Punt, pass or kick? That's a decision that collectively the U.S. Supreme Court has to wrestle with relative to same-sex marriage. There are indications they may "kick the can" down the road; justices have asked questions about whether or not this is a constitutional issue.
Currently, we have a mixed bag of states that allow same-sex marriage and those that don't allow same-sex marriage. It's true that the 10th Amendment gives states those powers that are not part of the Constitution, nor prohibited by the Constitution. It would seem that the Constitution does not prohibit same-sex marriage but the justices are being asked to decide whether it can be prohibited.
The individual states have passed laws regulating gun ownership, gambling, drug use and many other issues. To illustrate the complexity of same-sex marriage, suppose that you are a gun advocate and you move to a state that has stricter gun laws; you can adjust your actions to comply. If you are in a legal same-sex marriage and move to a state that doesn't recognize its legality, what are your options? You could divorce, move to another state or suffer the consequences of an illegal marriage. The issue is further complicated when there are adopted children involved.
There is a strong belief that marriage should be reserved for the union of "one man and one woman." Wise men have for centuries written about marriage; a 14th century theologian wrote, "In the long history of man on earth, no institution has been more admired nor more sought after than the institution of marriage." These sentiments are universal among traditional marriage advocates. Traditional marriage is also seen as a "sacrament," blessed by God, and the cornerstone of society. Given the rising divorce rate and deterioration of traditional families, the high court may consider whether man has failed, or the institution of marriage has failed, and whether that impacts advocacy of same-sex marriage.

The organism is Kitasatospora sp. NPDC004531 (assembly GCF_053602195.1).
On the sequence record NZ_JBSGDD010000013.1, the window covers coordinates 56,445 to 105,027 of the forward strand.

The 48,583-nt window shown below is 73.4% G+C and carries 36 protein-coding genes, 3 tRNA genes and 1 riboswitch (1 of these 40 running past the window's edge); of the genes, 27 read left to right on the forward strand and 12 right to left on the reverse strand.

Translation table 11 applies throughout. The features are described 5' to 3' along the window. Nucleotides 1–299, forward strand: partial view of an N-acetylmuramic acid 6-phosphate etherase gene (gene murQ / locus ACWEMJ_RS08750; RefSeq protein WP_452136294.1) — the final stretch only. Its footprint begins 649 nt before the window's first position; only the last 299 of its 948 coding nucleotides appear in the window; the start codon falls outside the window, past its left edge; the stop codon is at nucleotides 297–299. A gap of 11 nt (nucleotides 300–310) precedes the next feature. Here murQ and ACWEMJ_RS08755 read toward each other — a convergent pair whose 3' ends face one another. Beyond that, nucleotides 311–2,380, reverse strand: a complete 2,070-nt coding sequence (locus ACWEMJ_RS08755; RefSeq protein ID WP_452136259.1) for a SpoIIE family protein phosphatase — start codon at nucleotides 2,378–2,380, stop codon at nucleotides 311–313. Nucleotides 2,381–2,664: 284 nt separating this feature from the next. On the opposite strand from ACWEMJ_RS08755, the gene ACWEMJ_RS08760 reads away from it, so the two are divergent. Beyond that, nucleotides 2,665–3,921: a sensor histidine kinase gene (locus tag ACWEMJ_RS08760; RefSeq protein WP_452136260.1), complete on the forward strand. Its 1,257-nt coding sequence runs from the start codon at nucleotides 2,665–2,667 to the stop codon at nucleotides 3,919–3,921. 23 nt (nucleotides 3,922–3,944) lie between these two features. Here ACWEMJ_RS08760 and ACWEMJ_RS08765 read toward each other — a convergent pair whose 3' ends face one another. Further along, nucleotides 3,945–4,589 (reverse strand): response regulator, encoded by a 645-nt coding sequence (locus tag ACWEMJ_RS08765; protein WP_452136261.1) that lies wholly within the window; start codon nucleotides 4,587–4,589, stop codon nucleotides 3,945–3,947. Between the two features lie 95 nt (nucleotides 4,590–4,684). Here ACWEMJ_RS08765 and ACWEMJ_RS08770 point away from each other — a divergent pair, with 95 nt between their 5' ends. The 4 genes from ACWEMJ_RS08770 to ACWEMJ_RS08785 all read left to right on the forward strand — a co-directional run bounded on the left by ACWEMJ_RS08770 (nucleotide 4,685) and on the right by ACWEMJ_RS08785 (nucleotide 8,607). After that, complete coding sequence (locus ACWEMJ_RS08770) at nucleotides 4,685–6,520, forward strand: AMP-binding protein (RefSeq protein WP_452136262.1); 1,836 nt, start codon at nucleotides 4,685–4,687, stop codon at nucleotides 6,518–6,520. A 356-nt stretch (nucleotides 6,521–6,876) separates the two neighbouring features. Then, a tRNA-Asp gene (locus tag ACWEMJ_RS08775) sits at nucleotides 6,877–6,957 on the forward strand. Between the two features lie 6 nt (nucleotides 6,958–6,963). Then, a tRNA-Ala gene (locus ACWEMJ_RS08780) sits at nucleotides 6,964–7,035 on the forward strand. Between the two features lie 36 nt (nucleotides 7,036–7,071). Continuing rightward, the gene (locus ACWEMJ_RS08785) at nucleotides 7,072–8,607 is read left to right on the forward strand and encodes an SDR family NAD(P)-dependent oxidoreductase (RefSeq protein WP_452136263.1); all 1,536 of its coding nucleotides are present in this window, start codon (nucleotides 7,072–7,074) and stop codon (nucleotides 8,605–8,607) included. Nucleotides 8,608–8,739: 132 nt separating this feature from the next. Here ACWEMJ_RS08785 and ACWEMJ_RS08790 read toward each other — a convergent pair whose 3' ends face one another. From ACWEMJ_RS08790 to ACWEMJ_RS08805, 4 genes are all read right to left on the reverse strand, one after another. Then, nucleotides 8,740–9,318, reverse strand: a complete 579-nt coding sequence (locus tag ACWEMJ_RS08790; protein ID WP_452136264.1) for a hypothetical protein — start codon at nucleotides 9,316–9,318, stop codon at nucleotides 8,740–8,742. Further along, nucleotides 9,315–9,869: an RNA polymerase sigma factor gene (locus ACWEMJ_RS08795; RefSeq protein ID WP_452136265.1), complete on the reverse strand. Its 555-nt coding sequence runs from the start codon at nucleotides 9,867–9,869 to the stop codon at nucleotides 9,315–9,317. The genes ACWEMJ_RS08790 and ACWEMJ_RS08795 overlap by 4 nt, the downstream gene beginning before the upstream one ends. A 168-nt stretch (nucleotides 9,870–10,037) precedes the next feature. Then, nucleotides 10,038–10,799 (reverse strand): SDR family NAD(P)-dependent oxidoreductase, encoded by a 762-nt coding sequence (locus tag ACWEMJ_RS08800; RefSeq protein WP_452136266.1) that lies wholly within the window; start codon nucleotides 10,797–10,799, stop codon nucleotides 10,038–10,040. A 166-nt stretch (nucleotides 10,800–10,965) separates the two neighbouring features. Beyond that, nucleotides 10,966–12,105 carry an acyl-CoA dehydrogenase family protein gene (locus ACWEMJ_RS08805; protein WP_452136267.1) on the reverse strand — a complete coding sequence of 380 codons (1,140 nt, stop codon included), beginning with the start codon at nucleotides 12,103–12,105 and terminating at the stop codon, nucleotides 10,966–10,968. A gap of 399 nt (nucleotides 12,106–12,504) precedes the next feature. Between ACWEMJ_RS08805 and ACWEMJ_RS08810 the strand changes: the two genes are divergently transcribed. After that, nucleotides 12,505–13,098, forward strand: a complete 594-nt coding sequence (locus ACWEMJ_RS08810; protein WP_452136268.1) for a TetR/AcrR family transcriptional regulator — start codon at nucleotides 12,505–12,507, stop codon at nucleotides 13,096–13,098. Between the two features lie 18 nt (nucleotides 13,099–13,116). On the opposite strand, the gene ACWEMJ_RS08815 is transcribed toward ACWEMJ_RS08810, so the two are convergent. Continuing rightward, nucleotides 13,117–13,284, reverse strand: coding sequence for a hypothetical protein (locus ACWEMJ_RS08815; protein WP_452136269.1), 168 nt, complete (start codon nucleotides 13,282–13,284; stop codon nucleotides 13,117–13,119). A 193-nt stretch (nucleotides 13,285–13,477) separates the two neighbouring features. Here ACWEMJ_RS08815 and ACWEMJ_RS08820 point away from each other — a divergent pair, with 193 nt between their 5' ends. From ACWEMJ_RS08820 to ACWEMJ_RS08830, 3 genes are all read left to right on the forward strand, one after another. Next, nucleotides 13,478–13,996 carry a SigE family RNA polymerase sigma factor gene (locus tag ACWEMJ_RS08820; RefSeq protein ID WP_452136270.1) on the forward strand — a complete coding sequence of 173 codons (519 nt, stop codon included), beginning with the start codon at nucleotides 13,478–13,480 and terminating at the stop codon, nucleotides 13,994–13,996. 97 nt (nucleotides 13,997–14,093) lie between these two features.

It is interesting to note that as religious elements of traditional marriage decline, those who indicate that they have no religious affiliation increases, particularly among the elite and highly educated.
One argument heard from pro same-sex marriage advocates is "love is love" and who can argue with that. We love our parents, our brother, sister, grandparents and neighbors. We love our dog, cat, horse, and pets; for some of us the love of a dog is practically unbounded, we'd do anything for them; suffer their bad behavior, their messes, broken limbs, fleas and ticks because we truly love a pet. We probably don't give any thought to marrying them.
The question seems to be, is the love of someone of the same sex enough to justify "marriage?" Same-sex unions can accomplish most of the same goals as a traditional marriage. A permanent loving relationship can be established, security enhanced, a child can be adopted, cared for, educated and provided the love of two parents. If you are sufficiently mentally malleable you can apply most any benefit of traditional marriage to that of a same-sex marriage -- except one.
Adding to the impetus to make same-sex marriage legal is the simple fact that it is "forbidden," which automatically makes it desirable. There is no more powerful force than to overcome a banned act as the debate over our porous borders attest to.
Perhaps the gay community wants more than anything to be respected, to be treated equally, to have a secure relationship with a loving partner. There is no good reason this shouldn't be achievable. There is also reason to doubt that "marriage" will accomplish the goals of same-sex marriage advocates any better than would civil unions. Polls show that the younger generation view same-sex marriage more favorably than do their elders. This would be significant except that the same generation cite comedian Jon Stewart of the "Daily Show" as the "newsman" that they get most of their news from.
The legal decision on same-sex marriage should be given careful scrutiny. It is an issue that affects all of us. There are present-day considerations and there are those of tradition and sanctity. You would expect that Supreme Court justices would exercise their considerable wisdom for the good of the country. They can make a decision that brings clarity out of confusion of they can "punt" the question in the air, "pass" it to another entity or "kick" it down the road. One certain outcome is that not everyone will be pleased. It seems there are real questions about marriage being a constitutional issue; I see a "punt" by the Supremes.
Reynolds lives in Pleasant View.